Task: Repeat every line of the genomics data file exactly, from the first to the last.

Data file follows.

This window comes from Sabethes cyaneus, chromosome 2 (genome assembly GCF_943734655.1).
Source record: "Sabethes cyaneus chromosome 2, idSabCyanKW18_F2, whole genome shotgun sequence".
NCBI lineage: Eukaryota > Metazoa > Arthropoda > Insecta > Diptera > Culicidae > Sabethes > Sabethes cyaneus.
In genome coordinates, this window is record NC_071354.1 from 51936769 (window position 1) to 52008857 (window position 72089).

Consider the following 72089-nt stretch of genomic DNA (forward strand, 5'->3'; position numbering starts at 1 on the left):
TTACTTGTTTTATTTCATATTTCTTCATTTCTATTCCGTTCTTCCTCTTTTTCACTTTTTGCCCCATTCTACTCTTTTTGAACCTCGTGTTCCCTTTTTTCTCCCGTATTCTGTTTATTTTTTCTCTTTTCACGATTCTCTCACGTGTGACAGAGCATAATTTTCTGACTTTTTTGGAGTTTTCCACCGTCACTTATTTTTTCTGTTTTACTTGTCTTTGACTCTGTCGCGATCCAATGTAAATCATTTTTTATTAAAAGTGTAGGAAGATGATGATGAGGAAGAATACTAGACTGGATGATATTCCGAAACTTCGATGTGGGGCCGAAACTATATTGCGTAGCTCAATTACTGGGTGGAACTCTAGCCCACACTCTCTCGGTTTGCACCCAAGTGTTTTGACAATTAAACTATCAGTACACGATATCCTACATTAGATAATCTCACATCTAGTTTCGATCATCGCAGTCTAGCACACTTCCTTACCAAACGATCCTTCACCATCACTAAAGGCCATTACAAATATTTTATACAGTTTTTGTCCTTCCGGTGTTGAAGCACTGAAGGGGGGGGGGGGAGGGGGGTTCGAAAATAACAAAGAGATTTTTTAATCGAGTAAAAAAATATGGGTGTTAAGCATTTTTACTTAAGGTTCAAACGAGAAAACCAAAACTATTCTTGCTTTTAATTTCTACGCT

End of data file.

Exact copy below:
This window comes from Sabethes cyaneus, chromosome 2 (genome assembly GCF_943734655.1).
Source record: "Sabethes cyaneus chromosome 2, idSabCyanKW18_F2, whole genome shotgun sequence".
NCBI lineage: Eukaryota > Metazoa > Arthropoda > Insecta > Diptera > Culicidae > Sabethes > Sabethes cyaneus.
In genome coordinates, this window is record NC_071354.1 from 51936769 (window position 1) to 52008857 (window position 72089).

Consider the following 72089-nt stretch of genomic DNA (forward strand, 5'->3'; position numbering starts at 1 on the left):
TTACTTGTTTTATTTCATATTTCTTCATTTCTATTCCGTTCTTCCTCTTTTTCACTTTTTGCCCCATTCTACTCTTTTTGAACCTCGTGTTCCCTTTTTTCTCCCGTATTCTGTTTATTTTTTCTCTTTTCACGATTCTCTCACGTGTGACAGAGCATAATTTTCTGACTTTTTTGGAGTTTTCCACCGTCACTTATTTTTTCTGTTTTACTTGTCTTTGACTCTGTCGCGATCCAATGTAAATCATTTTTTATTAAAAGTGTAGGAAGATGATGATGAGGAAGAATACTAGACTGGATGATATTCCGAAACTTCGATGTGGGGCCGAAACTATATTGCGTAGCTCAATTACTGGGTGGAACTCTAGCCCACACTCTCTCGGTTTGCACCCAAGTGTTTTGACAATTAAACTATCAGTACACGATATCCTACATTAGATAATCTCACATCTAGTTTCGATCATCGCAGTCTAGCACACTTCCTTACCAAACGATCCTTCACCATCACTAAAGGCCATTACAAATATTTTATACAGTTTTTGTCCTTCCGGTGTTGAAGCACTGAAGGGGGGGGGGGGAGGGGGGTTCGAAAATAACAAAGAGATTTTTTAATCGAGTAAAAAAATATGGGTGTTAAGCATTTTTACTTAAGGTTCAAACGAGAAAACCAAAACTATTCTTGCTTTTAATTTCTACGCT